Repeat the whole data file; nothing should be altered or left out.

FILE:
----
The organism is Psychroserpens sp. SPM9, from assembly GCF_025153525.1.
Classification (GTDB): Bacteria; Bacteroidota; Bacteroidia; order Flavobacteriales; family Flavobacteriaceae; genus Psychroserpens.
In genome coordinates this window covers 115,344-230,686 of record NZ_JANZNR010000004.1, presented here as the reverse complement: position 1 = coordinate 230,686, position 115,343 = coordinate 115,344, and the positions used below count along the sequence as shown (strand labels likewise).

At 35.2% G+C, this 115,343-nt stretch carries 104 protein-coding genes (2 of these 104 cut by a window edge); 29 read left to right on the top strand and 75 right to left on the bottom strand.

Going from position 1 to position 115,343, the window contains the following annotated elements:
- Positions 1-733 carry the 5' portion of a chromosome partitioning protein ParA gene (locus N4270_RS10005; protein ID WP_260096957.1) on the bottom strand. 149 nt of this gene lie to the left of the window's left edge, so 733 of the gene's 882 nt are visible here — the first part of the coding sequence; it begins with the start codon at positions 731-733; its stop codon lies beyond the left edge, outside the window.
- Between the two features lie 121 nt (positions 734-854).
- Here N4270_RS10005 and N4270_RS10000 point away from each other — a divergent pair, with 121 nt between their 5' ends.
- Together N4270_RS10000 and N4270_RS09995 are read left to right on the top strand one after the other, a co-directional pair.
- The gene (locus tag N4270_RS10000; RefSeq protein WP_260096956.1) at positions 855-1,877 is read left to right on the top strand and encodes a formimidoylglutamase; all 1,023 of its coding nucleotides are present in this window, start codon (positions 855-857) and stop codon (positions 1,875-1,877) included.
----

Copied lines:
The organism is Psychroserpens sp. SPM9, from assembly GCF_025153525.1.
Classification (GTDB): Bacteria; Bacteroidota; Bacteroidia; order Flavobacteriales; family Flavobacteriaceae; genus Psychroserpens.
In genome coordinates this window covers 115,344-230,686 of record NZ_JANZNR010000004.1, presented here as the reverse complement: position 1 = coordinate 230,686, position 115,343 = coordinate 115,344, and the positions used below count along the sequence as shown (strand labels likewise).

At 35.2% G+C, this 115,343-nt stretch carries 104 protein-coding genes (2 of these 104 cut by a window edge); 29 read left to right on the top strand and 75 right to left on the bottom strand.

Going from position 1 to position 115,343, the window contains the following annotated elements:
- Positions 1-733 carry the 5' portion of a chromosome partitioning protein ParA gene (locus N4270_RS10005; protein ID WP_260096957.1) on the bottom strand. 149 nt of this gene lie to the left of the window's left edge, so 733 of the gene's 882 nt are visible here — the first part of the coding sequence; it begins with the start codon at positions 731-733; its stop codon lies beyond the left edge, outside the window.
- Between the two features lie 121 nt (positions 734-854).
- Here N4270_RS10005 and N4270_RS10000 point away from each other — a divergent pair, with 121 nt between their 5' ends.
- Together N4270_RS10000 and N4270_RS09995 are read left to right on the top strand one after the other, a co-directional pair.
- The gene (locus tag N4270_RS10000; RefSeq protein WP_260096956.1) at positions 855-1,877 is read left to right on the top strand and encodes a formimidoylglutamase; all 1,023 of its coding nucleotides are present in this window, start codon (positions 855-857) and stop codon (positions 1,875-1,877) included.